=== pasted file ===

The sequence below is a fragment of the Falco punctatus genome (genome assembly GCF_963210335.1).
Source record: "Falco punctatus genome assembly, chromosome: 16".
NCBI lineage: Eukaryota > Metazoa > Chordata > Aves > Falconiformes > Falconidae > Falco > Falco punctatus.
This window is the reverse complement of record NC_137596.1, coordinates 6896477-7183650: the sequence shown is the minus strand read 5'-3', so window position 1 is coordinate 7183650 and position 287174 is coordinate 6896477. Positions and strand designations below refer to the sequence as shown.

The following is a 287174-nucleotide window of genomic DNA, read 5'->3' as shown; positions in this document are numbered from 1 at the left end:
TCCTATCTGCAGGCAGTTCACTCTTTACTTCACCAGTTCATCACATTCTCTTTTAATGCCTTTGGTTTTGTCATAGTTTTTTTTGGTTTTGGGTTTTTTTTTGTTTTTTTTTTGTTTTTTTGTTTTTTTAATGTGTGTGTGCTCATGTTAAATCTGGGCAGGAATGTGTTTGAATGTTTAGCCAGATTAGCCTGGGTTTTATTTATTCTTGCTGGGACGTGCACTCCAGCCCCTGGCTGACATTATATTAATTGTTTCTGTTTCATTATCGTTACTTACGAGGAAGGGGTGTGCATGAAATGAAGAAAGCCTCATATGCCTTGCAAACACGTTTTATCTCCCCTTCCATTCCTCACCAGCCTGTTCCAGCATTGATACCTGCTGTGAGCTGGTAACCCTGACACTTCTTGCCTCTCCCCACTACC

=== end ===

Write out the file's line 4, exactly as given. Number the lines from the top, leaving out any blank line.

This window is the reverse complement of record NC_137596.1, coordinates 6896477-7183650: the sequence shown is the minus strand read 5'-3', so window position 1 is coordinate 7183650 and position 287174 is coordinate 6896477. Positions and strand designations below refer to the sequence as shown.